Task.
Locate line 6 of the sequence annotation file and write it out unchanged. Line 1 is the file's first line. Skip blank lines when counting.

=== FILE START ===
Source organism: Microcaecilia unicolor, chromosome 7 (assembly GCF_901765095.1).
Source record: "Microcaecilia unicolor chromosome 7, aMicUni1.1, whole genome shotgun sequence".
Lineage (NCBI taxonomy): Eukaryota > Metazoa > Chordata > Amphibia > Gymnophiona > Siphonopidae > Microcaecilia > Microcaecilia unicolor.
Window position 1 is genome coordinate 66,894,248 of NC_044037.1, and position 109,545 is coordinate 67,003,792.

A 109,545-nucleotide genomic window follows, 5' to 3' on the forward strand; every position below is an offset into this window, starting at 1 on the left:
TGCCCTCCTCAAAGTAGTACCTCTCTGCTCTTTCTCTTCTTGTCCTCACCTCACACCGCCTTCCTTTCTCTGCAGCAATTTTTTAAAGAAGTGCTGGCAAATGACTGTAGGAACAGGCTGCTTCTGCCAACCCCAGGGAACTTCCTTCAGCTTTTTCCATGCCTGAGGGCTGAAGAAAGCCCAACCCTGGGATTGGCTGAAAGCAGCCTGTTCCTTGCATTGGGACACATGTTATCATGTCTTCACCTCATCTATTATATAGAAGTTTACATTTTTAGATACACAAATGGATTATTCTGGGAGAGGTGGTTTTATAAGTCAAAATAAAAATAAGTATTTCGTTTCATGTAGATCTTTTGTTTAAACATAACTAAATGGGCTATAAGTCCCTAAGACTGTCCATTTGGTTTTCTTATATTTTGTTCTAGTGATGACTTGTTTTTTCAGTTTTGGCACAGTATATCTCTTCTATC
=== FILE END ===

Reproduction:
TGCCCTCCTCAAAGTAGTACCTCTCTGCTCTTTCTCTTCTTGTCCTCACCTCACACCGCCTTCCTTTCTCTGCAGCAATTTTTTAAAGAAGTGCTGGCAAATGACTGTAGGAACAGGCTGCTTCTGCCAACCCCAGGGAACTTCCTTCAGCTTTTTCCATGCCTGAGGGCTGAAGAAAGCCCAACCCTGGGATTGGCTGAAAGCAGCCTGTTCCTTGCATTGGGACACATGTTATCATGTCTTCACCTCATCTATTATATAGAAGTTTACATTTTTAGATACACAAATGGATTATTCTGGGAGAGGTGGTTTTATAAGTCAAAATAAAAATAAGTATTTCGTTTCATGTAGATCTTTTGTTTAAACATAACTAAATGGGCTATAAGTCCCTAAGACTGTCCATTTGGTTTTCTTATATTTTGTTCTAGTGATGACTTGTTTTTTCAGTTTTGGCACAGTATATCTCTTCTATC